Superior mesenteric artery stenting using embolic protection device for treatment of acute or chronic mesenteric ischemia

Bernardo C. Mendes, Gustavo S. Oderich, Tiziano Tallarita, Karina S. Kanamori, Manju Kalra, Randall R. DeMartino, Fahad Shuja, Jill K. Johnstone

Research output: Contribution to journalArticlepeer-review

4 Scopus citations


Objective: The objective of the study was to report the feasibility and results of superior mesenteric artery (SMA) stenting using embolic protection devices (EPDs) to treat acute mesenteric ischemia (AMI) and chronic mesenteric ischemia (CMI). Methods: A retrospective review was conducted of consecutive patients who underwent SMA stenting with EPDs from 2007 to 2016. EPDs were used selectively in patients with occlusions, severe calcification, or acute thrombus. A two-wire technique with SpiderFX 0.014-inch filter wire (Medtronic, Minneapolis, Minn) combined with a 0.018-inch wire was used to provide support and to facilitate stenting and EPD retrieval. Presence of macroscopic debris in the EPD was recorded and graded as minor (minimal debris) or major (large thrombus or plaque). End points were technical success, presence of EPD debris, embolization, early morbidity, and mortality. Results: SMA stenting was performed in 179 patients, of whom 65 (36%) had EPDs. The mean age was 73 ± 11 years, and 49 were female (75%). Clinical presentation was CMI in 48 patients (74%) and AMI or acute-on-CMI in 17 (26%). Indications for EPD were severe calcification in 22 patients (34%), acute thrombus in 18 (28%), and total occlusion in 16 (25%). Bare-metal stents were used in 33 patients, covered stents in 26, and both types in 6. Adjunctive therapy included thrombolysis in seven patients, thrombectomy in four, and atherectomy in three. Technical success was 100%. There were no instances of filter retention or arterial trauma due to filter manipulation. Distal embolization was noted in four patients (6%), of whom two had AMI. All large emboli were retrieved using catheter aspiration devices, but one small distal embolus was left untreated with no clinical consequences. Two patients had vessel spasm treated by nitroglycerin. Macroscopic debris was noted in 43 patients (66%) and was major in 21 (49%) or minor in 22 (51%). Of the patients with AMI, five (29%) required exploratory laparotomy and four (23%) had bowel resection. Eight additional patients (12%) had early complications (five CMI, three AMI), including cardiac complications, brachial hematoma, acute cholecystitis, and acute respiratory distress syndrome in two patients each. There were no deaths among CMI patients and two early deaths (12%) among those who had AMI. Conclusions: Use of EPDs during SMA stenting is safe and feasible with a two-wire technique. Large macroscopic debris was noted in one-third of the patients when the filter was applied selectively in patients with acute symptoms, occlusions, or severely calcified lesions. Despite the use of EPD, distal embolization occurred in 6% of patients and was successfully treated using catheter aspiration devices.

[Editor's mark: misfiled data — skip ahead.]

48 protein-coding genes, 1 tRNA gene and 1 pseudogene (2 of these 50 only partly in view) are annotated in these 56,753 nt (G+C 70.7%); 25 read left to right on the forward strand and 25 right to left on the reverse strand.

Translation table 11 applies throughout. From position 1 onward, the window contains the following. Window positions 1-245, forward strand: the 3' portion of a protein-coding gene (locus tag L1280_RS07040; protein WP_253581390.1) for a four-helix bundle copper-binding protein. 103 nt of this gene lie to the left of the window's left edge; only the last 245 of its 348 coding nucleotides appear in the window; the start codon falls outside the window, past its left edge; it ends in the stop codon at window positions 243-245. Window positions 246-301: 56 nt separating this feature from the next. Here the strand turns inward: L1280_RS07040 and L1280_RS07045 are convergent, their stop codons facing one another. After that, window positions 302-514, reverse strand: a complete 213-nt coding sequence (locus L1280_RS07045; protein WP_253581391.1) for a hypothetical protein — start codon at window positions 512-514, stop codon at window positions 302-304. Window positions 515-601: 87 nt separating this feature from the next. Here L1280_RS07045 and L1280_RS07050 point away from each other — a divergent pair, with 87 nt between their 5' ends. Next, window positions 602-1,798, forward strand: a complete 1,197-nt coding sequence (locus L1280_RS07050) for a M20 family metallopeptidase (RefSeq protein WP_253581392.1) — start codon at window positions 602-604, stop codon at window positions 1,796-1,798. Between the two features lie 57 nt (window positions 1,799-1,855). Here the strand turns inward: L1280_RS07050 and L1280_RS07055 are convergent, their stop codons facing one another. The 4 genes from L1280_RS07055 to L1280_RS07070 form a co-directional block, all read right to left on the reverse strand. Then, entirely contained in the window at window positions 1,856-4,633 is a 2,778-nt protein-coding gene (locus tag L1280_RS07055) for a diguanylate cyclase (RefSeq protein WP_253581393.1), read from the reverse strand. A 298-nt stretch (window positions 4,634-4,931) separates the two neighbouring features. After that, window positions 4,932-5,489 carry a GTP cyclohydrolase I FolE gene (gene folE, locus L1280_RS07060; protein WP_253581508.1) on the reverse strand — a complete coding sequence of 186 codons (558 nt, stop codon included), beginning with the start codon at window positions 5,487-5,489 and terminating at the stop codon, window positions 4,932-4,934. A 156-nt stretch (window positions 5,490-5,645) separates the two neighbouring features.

Original languageEnglish (US)
Pages (from-to)1071-1078
Number of pages8
JournalJournal of vascular surgery
Issue number4
StatePublished - Oct 2018


  • Chronic mesenteric ischemia
  • Embolic protection
  • Endovascular treatment

ASJC Scopus subject areas

  • Surgery
  • Cardiology and Cardiovascular Medicine


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